January 2017

Paralela was the first MVP that I built as part of a 12 MVPs in 12 months project that I've started in 2017. This 12 in 12 idea was largely inspired by Pieter Levels, creator of NomadList and RemoteOK.

Paralela is a fun new way to practice your foreign language skills. It has you type out sentences in the language you are learning or brushing up on, and then shows you a live translation of the words as you type them. Then, the next day, you get an email with the important vocab from the prior day's lessons. Below is an example of the typing aspect.

Paralela was an experiment in a number of ways for me. It was the first app that I've built outside of company time that charges users money, and it also is (as far as I can tell) the first Pay What You Want SaaS. I chose this revenue model mostly out of curiosity - what would people pay on average? Would anyone even buy it? Would it be too confusing for people?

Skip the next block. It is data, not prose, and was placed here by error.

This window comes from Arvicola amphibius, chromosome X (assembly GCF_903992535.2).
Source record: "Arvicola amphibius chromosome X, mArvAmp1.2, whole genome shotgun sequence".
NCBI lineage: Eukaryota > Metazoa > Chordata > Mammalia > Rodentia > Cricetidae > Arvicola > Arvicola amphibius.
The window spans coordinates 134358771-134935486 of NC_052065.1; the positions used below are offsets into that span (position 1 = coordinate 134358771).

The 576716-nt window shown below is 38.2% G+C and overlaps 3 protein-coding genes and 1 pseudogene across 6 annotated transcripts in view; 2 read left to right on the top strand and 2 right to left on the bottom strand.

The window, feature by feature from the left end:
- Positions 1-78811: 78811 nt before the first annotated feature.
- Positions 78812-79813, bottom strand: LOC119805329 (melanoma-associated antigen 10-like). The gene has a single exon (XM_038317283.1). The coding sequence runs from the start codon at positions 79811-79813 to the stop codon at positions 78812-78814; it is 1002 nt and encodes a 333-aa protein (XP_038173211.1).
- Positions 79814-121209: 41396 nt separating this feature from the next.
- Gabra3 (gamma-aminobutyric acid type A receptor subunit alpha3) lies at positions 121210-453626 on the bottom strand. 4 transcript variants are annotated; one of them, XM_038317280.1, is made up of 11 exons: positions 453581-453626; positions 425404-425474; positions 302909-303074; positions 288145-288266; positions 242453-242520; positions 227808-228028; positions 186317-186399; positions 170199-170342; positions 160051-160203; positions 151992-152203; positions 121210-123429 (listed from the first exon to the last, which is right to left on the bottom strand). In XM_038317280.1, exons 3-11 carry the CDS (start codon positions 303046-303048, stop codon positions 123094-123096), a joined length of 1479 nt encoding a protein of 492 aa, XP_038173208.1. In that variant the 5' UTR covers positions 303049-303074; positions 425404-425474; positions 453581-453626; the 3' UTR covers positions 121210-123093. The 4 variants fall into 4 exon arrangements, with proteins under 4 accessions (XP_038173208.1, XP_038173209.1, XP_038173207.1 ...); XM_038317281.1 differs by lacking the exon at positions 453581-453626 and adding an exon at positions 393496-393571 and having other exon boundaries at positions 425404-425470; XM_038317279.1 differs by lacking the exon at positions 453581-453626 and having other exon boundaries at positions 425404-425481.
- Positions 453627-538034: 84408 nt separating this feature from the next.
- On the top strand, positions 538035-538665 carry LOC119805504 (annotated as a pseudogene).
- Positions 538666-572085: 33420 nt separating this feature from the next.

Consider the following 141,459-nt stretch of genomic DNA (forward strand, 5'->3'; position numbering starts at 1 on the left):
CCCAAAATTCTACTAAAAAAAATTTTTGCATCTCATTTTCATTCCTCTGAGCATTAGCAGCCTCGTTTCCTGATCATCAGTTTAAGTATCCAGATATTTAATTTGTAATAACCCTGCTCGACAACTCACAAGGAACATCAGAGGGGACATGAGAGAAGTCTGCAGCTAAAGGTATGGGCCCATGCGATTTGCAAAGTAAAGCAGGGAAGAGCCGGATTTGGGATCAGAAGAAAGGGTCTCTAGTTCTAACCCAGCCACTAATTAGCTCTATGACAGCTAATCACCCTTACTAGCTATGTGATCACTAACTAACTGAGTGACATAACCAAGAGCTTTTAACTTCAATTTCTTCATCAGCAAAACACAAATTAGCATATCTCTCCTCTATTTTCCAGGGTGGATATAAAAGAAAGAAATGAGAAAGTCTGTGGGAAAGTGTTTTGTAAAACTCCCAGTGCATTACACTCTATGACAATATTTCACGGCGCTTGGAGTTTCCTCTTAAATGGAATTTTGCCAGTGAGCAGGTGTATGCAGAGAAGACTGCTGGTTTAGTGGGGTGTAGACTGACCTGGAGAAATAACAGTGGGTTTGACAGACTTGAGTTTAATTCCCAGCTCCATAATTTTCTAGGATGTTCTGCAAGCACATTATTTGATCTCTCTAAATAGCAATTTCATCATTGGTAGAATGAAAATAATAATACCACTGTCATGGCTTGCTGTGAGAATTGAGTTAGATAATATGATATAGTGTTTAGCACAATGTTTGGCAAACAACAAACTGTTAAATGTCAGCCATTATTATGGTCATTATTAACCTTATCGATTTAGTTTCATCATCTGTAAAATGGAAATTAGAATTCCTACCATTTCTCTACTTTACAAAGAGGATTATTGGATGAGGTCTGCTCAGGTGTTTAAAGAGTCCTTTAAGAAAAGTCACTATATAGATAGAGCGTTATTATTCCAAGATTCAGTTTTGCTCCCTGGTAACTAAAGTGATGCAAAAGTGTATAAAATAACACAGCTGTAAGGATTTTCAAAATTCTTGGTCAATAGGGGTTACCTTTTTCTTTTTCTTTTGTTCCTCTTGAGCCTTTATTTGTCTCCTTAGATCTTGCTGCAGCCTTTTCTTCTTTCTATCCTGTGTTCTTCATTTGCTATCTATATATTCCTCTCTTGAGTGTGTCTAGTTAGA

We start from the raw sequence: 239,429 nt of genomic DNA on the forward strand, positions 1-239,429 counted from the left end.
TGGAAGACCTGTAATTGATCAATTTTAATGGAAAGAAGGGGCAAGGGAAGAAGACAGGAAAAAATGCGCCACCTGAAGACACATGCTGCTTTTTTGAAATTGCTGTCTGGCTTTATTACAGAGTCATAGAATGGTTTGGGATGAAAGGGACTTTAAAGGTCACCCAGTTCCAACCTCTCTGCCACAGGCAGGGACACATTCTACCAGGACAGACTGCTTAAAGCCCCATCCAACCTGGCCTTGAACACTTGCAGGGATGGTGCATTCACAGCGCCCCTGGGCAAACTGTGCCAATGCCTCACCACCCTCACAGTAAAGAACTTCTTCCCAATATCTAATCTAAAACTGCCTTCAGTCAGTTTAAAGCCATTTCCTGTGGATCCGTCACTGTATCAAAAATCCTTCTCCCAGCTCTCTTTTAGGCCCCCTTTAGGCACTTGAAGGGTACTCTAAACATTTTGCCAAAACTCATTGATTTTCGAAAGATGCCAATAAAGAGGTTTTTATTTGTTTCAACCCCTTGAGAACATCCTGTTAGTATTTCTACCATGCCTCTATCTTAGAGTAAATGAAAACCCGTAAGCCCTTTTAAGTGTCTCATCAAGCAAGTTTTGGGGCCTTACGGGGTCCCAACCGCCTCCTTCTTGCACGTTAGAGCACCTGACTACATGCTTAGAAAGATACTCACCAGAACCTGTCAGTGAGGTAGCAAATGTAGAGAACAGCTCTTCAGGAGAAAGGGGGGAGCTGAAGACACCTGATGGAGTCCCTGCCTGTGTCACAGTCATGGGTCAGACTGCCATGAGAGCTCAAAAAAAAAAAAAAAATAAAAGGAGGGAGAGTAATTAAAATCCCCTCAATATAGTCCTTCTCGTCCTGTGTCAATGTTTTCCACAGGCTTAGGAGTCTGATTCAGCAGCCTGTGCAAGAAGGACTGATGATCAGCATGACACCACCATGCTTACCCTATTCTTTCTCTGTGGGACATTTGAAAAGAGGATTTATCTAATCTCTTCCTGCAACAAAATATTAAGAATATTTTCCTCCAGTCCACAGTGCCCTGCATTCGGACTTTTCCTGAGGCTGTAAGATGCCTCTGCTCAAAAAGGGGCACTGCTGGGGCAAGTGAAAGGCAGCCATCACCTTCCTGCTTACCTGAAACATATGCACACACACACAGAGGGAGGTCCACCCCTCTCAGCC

The answers to those questions are, in order, $2.50, yes, and no. Meaning that I actually had paying customers, they paid a bit above the minimum of $1, and no customers were confused about the payment model (non-customers, on the other hand, were quite vocal about how terrible of an idea they thought it was).

Getting my first paying customer ever was an exhilirating feeling - even though this project didn't generate enough revenue to convince me to spend more time marketing it or building out features, it still is an amazing feeling to get that first Stripe notification that a total stranger (from halfways across the country), has decided to pay you actual money.


For marketing, I did a number of "launches" on different forums, as well as a small paid ad campaign. Below is a list of places that I launched.